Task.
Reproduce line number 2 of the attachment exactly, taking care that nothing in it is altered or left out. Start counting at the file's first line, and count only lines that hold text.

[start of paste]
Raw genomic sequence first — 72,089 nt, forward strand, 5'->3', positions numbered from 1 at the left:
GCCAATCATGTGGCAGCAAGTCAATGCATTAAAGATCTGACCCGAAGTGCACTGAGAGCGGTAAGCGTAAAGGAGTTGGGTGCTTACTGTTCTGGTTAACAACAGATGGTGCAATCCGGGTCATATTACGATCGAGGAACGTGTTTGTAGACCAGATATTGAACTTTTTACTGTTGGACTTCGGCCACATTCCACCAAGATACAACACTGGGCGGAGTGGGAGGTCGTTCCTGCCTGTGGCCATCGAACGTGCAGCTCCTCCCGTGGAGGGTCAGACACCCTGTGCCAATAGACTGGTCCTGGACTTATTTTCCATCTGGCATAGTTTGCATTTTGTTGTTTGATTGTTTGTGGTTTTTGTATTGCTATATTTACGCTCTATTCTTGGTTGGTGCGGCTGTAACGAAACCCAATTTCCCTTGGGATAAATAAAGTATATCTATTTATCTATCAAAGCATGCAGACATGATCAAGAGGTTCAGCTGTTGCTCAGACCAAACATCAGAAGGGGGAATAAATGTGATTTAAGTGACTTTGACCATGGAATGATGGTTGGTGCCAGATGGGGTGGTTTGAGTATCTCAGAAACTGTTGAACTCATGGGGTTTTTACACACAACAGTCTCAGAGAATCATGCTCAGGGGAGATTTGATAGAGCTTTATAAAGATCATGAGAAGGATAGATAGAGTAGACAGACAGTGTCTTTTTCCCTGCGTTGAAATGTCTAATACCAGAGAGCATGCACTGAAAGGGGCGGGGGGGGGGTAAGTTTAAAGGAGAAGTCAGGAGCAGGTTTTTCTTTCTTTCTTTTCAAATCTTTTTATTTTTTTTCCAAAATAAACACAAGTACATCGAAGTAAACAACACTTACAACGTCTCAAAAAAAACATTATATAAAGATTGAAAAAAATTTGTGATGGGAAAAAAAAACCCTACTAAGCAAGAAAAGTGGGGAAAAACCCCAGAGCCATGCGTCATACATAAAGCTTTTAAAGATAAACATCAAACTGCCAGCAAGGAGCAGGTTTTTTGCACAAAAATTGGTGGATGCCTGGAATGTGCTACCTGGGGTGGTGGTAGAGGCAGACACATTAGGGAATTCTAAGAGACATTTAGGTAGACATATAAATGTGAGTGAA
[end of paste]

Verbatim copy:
GCCAATCATGTGGCAGCAAGTCAATGCATTAAAGATCTGACCCGAAGTGCACTGAGAGCGGTAAGCGTAAAGGAGTTGGGTGCTTACTGTTCTGGTTAACAACAGATGGTGCAATCCGGGTCATATTACGATCGAGGAACGTGTTTGTAGACCAGATATTGAACTTTTTACTGTTGGACTTCGGCCACATTCCACCAAGATACAACACTGGGCGGAGTGGGAGGTCGTTCCTGCCTGTGGCCATCGAACGTGCAGCTCCTCCCGTGGAGGGTCAGACACCCTGTGCCAATAGACTGGTCCTGGACTTATTTTCCATCTGGCATAGTTTGCATTTTGTTGTTTGATTGTTTGTGGTTTTTGTATTGCTATATTTACGCTCTATTCTTGGTTGGTGCGGCTGTAACGAAACCCAATTTCCCTTGGGATAAATAAAGTATATCTATTTATCTATCAAAGCATGCAGACATGATCAAGAGGTTCAGCTGTTGCTCAGACCAAACATCAGAAGGGGGAATAAATGTGATTTAAGTGACTTTGACCATGGAATGATGGTTGGTGCCAGATGGGGTGGTTTGAGTATCTCAGAAACTGTTGAACTCATGGGGTTTTTACACACAACAGTCTCAGAGAATCATGCTCAGGGGAGATTTGATAGAGCTTTATAAAGATCATGAGAAGGATAGATAGAGTAGACAGACAGTGTCTTTTTCCCTGCGTTGAAATGTCTAATACCAGAGAGCATGCACTGAAAGGGGCGGGGGGGGGGTAAGTTTAAAGGAGAAGTCAGGAGCAGGTTTTTCTTTCTTTCTTTTCAAATCTTTTTATTTTTTTTCCAAAATAAACACAAGTACATCGAAGTAAACAACACTTACAACGTCTCAAAAAAAACATTATATAAAGATTGAAAAAAATTTGTGATGGGAAAAAAAAACCCTACTAAGCAAGAAAAGTGGGGAAAAACCCCAGAGCCATGCGTCATACATAAAGCTTTTAAAGATAAACATCAAACTGCCAGCAAGGAGCAGGTTTTTTGCACAAAAATTGGTGGATGCCTGGAATGTGCTACCTGGGGTGGTGGTAGAGGCAGACACATTAGGGAATTCTAAGAGACATTTAGGTAGACATATAAATGTGAGTGAA